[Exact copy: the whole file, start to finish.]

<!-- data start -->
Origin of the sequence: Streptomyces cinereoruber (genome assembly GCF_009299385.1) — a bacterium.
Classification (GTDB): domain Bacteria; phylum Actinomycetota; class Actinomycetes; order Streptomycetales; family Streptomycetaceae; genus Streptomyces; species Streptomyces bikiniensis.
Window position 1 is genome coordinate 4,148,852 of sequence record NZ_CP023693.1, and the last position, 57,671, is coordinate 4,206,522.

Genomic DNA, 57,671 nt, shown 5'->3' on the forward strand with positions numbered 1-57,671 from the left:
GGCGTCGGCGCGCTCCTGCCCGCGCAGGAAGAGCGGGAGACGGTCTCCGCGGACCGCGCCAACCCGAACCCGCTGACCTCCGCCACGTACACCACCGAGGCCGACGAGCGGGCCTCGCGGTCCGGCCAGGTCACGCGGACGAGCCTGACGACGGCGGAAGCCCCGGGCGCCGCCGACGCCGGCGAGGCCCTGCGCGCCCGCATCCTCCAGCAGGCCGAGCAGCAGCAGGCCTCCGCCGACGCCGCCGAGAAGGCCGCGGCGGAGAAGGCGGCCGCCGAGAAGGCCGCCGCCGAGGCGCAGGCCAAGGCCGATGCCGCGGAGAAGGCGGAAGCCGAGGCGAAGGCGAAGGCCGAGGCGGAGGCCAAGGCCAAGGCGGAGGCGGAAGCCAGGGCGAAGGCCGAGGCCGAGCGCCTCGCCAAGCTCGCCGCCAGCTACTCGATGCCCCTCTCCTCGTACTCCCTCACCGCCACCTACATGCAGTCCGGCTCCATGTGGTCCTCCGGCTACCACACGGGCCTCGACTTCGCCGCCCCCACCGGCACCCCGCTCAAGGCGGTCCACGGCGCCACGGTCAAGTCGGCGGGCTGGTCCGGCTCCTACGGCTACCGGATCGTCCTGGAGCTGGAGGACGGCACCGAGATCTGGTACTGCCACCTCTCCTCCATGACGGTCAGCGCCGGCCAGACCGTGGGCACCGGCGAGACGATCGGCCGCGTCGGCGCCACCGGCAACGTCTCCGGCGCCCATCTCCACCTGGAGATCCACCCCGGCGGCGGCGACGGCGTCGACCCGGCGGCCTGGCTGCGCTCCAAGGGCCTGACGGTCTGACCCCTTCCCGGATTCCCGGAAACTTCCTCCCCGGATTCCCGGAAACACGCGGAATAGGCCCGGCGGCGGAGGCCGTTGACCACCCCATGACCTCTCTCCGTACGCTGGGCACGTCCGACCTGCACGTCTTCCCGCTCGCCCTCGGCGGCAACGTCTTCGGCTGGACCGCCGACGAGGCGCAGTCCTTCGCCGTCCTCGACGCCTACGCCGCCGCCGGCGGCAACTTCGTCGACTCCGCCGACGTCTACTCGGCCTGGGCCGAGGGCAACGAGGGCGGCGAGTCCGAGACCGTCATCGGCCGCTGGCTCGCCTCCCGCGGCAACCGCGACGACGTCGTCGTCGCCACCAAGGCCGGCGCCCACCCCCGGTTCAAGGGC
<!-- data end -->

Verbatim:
Origin of the sequence: Streptomyces cinereoruber (genome assembly GCF_009299385.1) — a bacterium.
Classification (GTDB): domain Bacteria; phylum Actinomycetota; class Actinomycetes; order Streptomycetales; family Streptomycetaceae; genus Streptomyces; species Streptomyces bikiniensis.
Window position 1 is genome coordinate 4,148,852 of sequence record NZ_CP023693.1, and the last position, 57,671, is coordinate 4,206,522.

Genomic DNA, 57,671 nt, shown 5'->3' on the forward strand with positions numbered 1-57,671 from the left:
GGCGTCGGCGCGCTCCTGCCCGCGCAGGAAGAGCGGGAGACGGTCTCCGCGGACCGCGCCAACCCGAACCCGCTGACCTCCGCCACGTACACCACCGAGGCCGACGAGCGGGCCTCGCGGTCCGGCCAGGTCACGCGGACGAGCCTGACGACGGCGGAAGCCCCGGGCGCCGCCGACGCCGGCGAGGCCCTGCGCGCCCGCATCCTCCAGCAGGCCGAGCAGCAGCAGGCCTCCGCCGACGCCGCCGAGAAGGCCGCGGCGGAGAAGGCGGCCGCCGAGAAGGCCGCCGCCGAGGCGCAGGCCAAGGCCGATGCCGCGGAGAAGGCGGAAGCCGAGGCGAAGGCGAAGGCCGAGGCGGAGGCCAAGGCCAAGGCGGAGGCGGAAGCCAGGGCGAAGGCCGAGGCCGAGCGCCTCGCCAAGCTCGCCGCCAGCTACTCGATGCCCCTCTCCTCGTACTCCCTCACCGCCACCTACATGCAGTCCGGCTCCATGTGGTCCTCCGGCTACCACACGGGCCTCGACTTCGCCGCCCCCACCGGCACCCCGCTCAAGGCGGTCCACGGCGCCACGGTCAAGTCGGCGGGCTGGTCCGGCTCCTACGGCTACCGGATCGTCCTGGAGCTGGAGGACGGCACCGAGATCTGGTACTGCCACCTCTCCTCCATGACGGTCAGCGCCGGCCAGACCGTGGGCACCGGCGAGACGATCGGCCGCGTCGGCGCCACCGGCAACGTCTCCGGCGCCCATCTCCACCTGGAGATCCACCCCGGCGGCGGCGACGGCGTCGACCCGGCGGCCTGGCTGCGCTCCAAGGGCCTGACGGTCTGACCCCTTCCCGGATTCCCGGAAACTTCCTCCCCGGATTCCCGGAAACACGCGGAATAGGCCCGGCGGCGGAGGCCGTTGACCACCCCATGACCTCTCTCCGTACGCTGGGCACGTCCGACCTGCACGTCTTCCCGCTCGCCCTCGGCGGCAACGTCTTCGGCTGGACCGCCGACGAGGCGCAGTCCTTCGCCGTCCTCGACGCCTACGCCGCCGCCGGCGGCAACTTCGTCGACTCCGCCGACGTCTACTCGGCCTGGGCCGAGGGCAACGAGGGCGGCGAGTCCGAGACCGTCATCGGCCGCTGGCTCGCCTCCCGCGGCAACCGCGACGACGTCGTCGTCGCCACCAAGGCCGGCGCCCACCCCCGGTTCAAGGGC